Like all of you, I was glued to the television box on Saturday and Sunday, watching the first two stages of this years Tour de France.
This year is notable since it marks the return to the race of seven-time winner Lance Armstrong after a three-year retirement. I know this to be the case because Versus, the network that has the Tour de France broadcast rights in the US (channel 55 on Time Warner Cable in KC) has plastered his face along with overly-emotional and melodramatic montages of his career all over their network.
I'm as big of an Armstrong fan as you'll find. I've followed his career since everyone thought he was the second-coming of Greg LeMond (turns out he made us forget who Greg LeMond was). I have mad respect for his achievements, overcoming cancer to become unquestionably the best cyclist in Tour de France history.
It feels a little uncomfortable to see Versus hitch their wagon to Armstrong's wheel like they have. I mean, I get why they're doing it. Let's face it, pro cycling isn't as big in the U.S. as, say, watching reality TV celebrity couples disintegrate.
Versus is using Armstrong's Q-factor to drum up interest in the race. They have advertisers and ratings to worry about. That's fair enough. I certainly don't want them to abandon coverage of the race in the future.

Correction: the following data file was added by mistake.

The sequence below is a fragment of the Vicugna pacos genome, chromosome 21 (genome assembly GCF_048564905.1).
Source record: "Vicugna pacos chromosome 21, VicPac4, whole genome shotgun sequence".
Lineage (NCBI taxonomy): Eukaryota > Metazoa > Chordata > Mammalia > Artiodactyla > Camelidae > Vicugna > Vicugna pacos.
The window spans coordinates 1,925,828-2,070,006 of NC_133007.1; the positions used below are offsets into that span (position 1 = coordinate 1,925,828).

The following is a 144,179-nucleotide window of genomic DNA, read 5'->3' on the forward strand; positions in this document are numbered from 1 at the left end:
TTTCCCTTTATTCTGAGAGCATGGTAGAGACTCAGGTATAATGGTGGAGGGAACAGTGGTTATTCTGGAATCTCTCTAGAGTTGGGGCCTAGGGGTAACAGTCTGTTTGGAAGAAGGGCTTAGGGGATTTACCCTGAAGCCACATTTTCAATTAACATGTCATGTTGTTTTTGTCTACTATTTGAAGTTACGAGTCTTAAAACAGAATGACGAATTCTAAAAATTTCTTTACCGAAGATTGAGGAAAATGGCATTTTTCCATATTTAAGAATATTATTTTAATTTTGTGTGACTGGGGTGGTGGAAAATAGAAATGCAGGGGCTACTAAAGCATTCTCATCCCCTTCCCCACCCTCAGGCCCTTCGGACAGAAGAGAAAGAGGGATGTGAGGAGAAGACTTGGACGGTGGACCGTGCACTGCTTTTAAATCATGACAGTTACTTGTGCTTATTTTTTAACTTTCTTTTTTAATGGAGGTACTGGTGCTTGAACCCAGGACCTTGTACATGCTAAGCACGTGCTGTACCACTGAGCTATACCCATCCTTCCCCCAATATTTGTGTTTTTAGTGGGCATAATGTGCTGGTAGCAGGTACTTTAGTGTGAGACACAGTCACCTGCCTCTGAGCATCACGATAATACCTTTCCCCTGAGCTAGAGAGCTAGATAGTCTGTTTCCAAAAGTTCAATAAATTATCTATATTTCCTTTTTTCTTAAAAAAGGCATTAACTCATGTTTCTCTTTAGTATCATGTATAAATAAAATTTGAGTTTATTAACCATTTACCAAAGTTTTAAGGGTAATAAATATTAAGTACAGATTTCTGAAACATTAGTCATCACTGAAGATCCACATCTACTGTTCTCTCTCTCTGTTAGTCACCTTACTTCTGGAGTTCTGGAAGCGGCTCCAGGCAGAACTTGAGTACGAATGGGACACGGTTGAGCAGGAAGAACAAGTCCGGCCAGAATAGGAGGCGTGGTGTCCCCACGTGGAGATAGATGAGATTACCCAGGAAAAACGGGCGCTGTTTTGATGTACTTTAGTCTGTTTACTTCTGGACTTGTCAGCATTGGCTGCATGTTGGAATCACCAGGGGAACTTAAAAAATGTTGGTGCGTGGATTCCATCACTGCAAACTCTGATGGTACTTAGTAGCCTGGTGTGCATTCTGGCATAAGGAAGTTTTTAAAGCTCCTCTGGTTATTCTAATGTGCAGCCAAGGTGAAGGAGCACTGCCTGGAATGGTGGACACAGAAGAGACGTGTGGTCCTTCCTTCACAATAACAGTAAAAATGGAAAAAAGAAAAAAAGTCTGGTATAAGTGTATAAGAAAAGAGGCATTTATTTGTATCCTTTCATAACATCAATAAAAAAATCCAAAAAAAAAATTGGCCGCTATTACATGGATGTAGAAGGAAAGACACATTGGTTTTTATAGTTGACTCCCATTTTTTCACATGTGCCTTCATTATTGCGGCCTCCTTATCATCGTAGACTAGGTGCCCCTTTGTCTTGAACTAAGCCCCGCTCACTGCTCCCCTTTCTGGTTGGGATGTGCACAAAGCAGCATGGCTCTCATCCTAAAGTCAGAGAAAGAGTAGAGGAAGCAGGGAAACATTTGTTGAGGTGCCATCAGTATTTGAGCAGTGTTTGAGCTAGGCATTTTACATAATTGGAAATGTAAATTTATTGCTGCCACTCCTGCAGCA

But I think they're missing an opportunity here.
There's a really, really good chance that Armstrong is not going to win the race this year. He's not even the second best rider on his own team (Astana) at this point. And if he doesn't win, will he be back next year? To me, he's never seemed like the kind of person to play a support role.
In the meantime, there are plenty of promising American cyclists that should be introduced and give the sport more of a foothold in the states. Armstrong's teammate Levi Leipheimer for example. And riders from the American-sponsored Garmin-Slipstream team Christian Vande Velde, Tyler Farrar, Danny Pate and one of my favorites, David Zabriskie who missed last year's Tour due to an injury.
The fraternity of Americans in the upper levels of pro cycling is still pretty small compared to Europeans. Rather than putting all of its eggs in the Armstrong basket, if Versus should played up all of the Americans in the sports it would encourage more viewership over a longer term.
tagged: Tour de France, Europe, cycling, Greg LeMond, Lance Armstrong, Astana, Garmin Slipstream